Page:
02/06/10 Filed in: Marriage | Relationships
Often people will come to therapy when they are trying to decide if they want to stay married.
On the one hand, something isn't working, they’re not happy, they’re fed up, or they’ve lost whatever love they once felt. On the other hand, they do not want to be divorced, alone, without the kids, broke, or stressed out by nightmarish legal proceedings. The thought of staying feels unbearable, but the thought of leaving feels equally unbearable. In short, they're caught on the horns of a dilemma.
Therapists tend to have a lot of respect for dilemmas. They make people crazy. Or at least they make people feel crazy. Which isn’t the same thing.
By definition, a dilemma is when we are being forced to pick the best of bad alternatives. We study the options, but they all look bad. No matter which direction we go, we see hardship, discomfort, or emotional pain ahead. And we'd rather avoid going down that road, thank you very much.
But can we?
In a true dilemma, we can't. And that's precisely what makes us feel crazy. Sometimes we secretly hope for miracle to resolve it. Surely they're has to be an option that won't cause such distress and havoc, right? Perhaps if we try not to pick an option for as long as possible something new will pop on the horizon? Please?
Well, maybe. But I doubt it. Generally the options to most dilemmas are relatively easy to identify. The problem isn't knowing what the options are; it's that we don't like them.
When people feel ambivalent about their marriages, they will often disengage emotionally from their spouse but not leave. This can be painful for both parties, but it makes a certain amount of sense. After all, dismantling a marriage isn't easy and the stakes are generally high. Better to try a holding pattern, least you jump before you are ready.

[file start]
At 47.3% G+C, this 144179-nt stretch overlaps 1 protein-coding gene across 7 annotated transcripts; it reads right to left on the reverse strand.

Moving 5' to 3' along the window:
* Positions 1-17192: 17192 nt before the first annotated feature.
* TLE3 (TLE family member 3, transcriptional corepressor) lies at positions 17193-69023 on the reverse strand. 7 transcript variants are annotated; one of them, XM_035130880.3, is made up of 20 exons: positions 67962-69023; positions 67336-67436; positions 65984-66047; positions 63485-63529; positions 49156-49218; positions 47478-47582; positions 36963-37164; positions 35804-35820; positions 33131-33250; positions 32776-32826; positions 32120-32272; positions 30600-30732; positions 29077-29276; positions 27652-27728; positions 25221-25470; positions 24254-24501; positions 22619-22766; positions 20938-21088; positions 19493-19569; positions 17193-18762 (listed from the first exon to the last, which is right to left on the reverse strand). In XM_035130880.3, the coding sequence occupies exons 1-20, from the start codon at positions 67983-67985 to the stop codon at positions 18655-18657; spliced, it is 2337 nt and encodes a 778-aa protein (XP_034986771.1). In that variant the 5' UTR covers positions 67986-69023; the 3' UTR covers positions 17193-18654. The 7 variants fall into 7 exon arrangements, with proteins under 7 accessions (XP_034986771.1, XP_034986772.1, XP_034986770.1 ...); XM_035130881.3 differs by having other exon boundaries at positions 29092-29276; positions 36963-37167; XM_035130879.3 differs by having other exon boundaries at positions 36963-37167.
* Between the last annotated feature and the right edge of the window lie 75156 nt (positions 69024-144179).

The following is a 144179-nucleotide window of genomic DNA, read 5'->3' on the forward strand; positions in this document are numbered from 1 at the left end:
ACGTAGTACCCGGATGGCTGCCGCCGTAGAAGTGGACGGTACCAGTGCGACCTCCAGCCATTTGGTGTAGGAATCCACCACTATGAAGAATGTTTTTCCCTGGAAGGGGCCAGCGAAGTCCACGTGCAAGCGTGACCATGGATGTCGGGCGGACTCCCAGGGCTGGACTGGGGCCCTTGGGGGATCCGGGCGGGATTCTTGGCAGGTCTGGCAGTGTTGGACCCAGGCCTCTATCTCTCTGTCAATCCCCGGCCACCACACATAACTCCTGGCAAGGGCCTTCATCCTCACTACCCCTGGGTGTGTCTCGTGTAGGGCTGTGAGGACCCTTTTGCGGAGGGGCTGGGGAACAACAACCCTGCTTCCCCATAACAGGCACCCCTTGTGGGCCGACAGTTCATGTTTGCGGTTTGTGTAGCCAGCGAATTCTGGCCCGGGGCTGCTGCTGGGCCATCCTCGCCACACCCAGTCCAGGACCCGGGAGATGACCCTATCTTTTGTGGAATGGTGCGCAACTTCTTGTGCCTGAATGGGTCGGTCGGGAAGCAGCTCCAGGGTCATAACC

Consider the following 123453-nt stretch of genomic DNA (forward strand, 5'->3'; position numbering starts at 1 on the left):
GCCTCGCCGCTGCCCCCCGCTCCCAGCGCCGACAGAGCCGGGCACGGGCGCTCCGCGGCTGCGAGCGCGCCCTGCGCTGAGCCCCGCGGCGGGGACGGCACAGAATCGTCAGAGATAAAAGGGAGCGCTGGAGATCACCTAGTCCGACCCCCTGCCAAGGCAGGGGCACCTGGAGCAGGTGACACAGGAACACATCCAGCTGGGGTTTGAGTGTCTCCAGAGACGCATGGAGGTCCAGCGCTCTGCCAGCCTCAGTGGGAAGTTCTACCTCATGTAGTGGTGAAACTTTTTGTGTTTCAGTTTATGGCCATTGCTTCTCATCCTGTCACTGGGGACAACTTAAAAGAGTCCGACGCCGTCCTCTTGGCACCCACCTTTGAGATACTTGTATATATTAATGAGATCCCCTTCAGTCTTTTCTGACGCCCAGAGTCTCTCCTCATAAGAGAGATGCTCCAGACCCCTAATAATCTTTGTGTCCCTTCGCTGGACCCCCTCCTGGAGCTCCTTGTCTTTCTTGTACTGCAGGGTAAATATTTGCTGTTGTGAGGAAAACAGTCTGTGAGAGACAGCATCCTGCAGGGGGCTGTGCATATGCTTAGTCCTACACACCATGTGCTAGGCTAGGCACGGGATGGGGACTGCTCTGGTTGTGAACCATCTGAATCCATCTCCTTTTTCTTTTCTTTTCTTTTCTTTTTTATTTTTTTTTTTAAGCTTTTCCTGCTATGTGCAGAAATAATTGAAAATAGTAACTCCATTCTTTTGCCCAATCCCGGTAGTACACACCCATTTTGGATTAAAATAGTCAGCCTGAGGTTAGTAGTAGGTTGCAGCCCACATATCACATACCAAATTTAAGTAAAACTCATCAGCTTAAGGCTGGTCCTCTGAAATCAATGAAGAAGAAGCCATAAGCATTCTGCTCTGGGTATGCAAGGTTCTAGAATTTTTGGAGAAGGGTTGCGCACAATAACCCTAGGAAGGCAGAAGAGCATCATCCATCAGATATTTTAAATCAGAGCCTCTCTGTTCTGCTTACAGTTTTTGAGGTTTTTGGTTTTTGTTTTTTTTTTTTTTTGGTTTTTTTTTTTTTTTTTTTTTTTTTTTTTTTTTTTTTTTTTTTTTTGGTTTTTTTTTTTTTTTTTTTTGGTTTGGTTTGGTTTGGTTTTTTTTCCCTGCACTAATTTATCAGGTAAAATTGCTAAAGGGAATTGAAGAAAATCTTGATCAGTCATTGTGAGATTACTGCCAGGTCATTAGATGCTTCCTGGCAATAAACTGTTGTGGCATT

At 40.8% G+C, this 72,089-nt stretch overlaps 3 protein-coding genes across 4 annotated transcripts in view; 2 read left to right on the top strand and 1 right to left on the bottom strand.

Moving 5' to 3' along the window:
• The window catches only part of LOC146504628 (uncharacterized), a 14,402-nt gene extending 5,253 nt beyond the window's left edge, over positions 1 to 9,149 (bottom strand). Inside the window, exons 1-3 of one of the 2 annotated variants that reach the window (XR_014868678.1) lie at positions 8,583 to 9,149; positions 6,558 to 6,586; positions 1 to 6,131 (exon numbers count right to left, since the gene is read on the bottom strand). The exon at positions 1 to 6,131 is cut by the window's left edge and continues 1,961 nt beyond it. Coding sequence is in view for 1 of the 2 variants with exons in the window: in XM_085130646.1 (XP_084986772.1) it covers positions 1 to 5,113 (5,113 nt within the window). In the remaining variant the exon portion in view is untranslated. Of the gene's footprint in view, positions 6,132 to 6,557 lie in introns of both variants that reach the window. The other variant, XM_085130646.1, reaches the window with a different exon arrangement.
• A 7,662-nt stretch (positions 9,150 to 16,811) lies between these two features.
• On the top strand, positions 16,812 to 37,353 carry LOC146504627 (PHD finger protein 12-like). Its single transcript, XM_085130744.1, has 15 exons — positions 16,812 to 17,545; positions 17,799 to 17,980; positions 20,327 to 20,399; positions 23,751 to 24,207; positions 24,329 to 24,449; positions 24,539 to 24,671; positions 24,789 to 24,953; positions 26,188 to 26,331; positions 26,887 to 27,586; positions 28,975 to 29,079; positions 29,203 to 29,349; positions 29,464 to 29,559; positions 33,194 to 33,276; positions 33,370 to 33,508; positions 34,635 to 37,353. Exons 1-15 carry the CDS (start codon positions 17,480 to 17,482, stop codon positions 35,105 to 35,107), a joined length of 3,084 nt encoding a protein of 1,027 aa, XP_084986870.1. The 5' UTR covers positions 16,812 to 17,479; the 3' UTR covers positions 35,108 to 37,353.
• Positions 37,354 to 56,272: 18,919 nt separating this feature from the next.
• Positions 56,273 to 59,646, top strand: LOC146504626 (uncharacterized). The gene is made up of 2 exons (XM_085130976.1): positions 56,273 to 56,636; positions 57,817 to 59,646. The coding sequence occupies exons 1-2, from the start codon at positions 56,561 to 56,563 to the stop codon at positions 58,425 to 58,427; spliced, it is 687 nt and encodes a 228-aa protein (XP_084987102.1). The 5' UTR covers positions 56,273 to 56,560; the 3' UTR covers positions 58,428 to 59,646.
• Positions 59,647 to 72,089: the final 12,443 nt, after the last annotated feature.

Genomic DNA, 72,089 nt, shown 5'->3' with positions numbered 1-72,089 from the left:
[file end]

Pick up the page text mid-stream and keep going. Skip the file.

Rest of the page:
And this will probably work for a while.
But eventually, you'll be forced to choose. Because your spouse, who is on the other side of your dilemma and is probably feeling hurt, angry, or confused, will lose patience. Oh, he or she may tolerate your ambivalence for a time. Indeed, your spouse may even try to woo you back. But if you fail to re-engage in the relationship in a meaningful way, even a patient person will eventually tire of the arrangement.
This is often the moment when people will consult a therapist. Sometimes it's person who is ambivalent, other times it's the person who’s lost patience.
No therapist should try to solve a personal dilemma for you. Dilemmas are part of the human condition; sooner or later, most of us will get caught in some form of one. This is simply part of being human. None of us is exempt from pain or hardship.
What a therapist can do, however, is help you clarify your true feelings (which is often more difficult than it sounds). And he can help you think through the ramifications of the options, whatever they are. What he can't do is make the decision for you.
I suppose dilemmas teach us not only what it means to be human, but what it means to be an adult. Because sometimes the only solution to pain is face it, experience, and bear it. This is one of the ways we become grown-ups.